Nobel winner to visit Concordia College
MOORHEAD - A Nobel Prize-winning chemist and Minnesota native will visit Concordia College this week.
Peter Agre will speak at 7 p.m. Thursday in the Knutson Center Centrum. He'll present the annual Richard G. Werth Lecture "My Life in Science."
Drew Rutherford, chairman of Concordia's chemistry department, said the lecture will appeal to a broad audience, not just science buffs.
Agre also will speak at 3 p.m. Friday in Jones Science Center Room 212 on "Aquaporin Water Channels: The Nobel Lecture." That lecture is more focused on the science, Rutherford said.
Both talks are open to the public.
Agre, a 1970 graduate of Augsburg College in Minneapolis, shared the 2003 Nobel Prize in chemistry for discovering aquaporins, a family of water channel proteins found in nature.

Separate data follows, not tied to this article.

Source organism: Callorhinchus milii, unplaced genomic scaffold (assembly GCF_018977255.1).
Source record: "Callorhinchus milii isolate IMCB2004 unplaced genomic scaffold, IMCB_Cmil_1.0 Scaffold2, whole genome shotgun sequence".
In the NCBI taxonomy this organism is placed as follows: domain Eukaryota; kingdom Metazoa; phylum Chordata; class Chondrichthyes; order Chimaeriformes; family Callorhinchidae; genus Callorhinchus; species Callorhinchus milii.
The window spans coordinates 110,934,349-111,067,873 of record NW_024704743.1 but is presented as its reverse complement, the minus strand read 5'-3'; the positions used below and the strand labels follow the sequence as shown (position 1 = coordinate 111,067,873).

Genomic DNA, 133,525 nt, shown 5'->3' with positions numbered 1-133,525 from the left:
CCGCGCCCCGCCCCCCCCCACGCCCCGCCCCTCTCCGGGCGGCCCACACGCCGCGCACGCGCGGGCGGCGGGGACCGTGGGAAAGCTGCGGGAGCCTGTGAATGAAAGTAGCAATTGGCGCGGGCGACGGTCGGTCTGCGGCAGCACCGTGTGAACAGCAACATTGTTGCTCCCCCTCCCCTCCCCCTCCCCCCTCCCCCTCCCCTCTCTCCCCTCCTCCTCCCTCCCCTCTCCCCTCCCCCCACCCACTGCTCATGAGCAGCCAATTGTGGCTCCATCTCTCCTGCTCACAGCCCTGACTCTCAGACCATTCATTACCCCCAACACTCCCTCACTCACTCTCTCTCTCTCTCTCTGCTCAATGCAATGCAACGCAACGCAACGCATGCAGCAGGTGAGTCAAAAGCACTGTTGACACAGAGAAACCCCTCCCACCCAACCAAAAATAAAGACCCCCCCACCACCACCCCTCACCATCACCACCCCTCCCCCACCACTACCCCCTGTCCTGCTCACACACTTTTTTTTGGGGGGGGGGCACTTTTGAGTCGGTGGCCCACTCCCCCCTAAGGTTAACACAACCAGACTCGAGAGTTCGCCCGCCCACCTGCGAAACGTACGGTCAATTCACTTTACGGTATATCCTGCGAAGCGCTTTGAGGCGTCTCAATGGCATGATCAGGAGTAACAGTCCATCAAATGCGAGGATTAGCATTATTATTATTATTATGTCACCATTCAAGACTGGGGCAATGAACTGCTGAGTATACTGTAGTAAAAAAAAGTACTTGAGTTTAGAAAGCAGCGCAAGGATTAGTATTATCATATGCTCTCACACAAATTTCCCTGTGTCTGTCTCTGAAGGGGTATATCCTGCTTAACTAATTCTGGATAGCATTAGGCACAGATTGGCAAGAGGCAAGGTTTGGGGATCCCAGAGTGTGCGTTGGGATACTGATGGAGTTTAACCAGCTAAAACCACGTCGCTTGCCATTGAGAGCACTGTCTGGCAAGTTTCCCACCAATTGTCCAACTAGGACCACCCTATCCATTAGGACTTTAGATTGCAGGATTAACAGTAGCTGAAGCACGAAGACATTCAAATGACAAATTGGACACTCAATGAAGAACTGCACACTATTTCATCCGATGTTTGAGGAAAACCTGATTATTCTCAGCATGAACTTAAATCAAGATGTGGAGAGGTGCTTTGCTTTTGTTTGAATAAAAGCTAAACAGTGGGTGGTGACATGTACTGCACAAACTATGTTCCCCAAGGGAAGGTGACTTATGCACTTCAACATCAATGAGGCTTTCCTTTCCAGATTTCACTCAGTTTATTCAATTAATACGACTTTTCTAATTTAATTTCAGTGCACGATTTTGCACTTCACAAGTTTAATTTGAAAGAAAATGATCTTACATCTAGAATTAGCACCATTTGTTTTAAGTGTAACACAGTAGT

Agre is a professor and director at the Johns Hopkins Malaria Research Institute at the Bloomberg School of Public Health in Baltimore.
Despite his success, Agre is humble and tells a funny story about his life and career, Rutherford said.
"He's unchanged by the fame and the notoriety," Rutherford said. "I think people in the area are just going to love him."
Several Concordia students heard an informal talk by Agre last year when the college hosted the Peace Prize Forum.
Andrew Geis, a Concordia chemistry major, said Agre was a great speaker and made the science accessible to everyone.
"It's a really rare opportunity that we get someone that has won a Nobel prize to come to Fargo-Moorhead," Geis said.
In addition to the Nobel Prize, Agre has received many other honors. In February 2008 he became president-elect of the American Association for the Advancement of Sciences.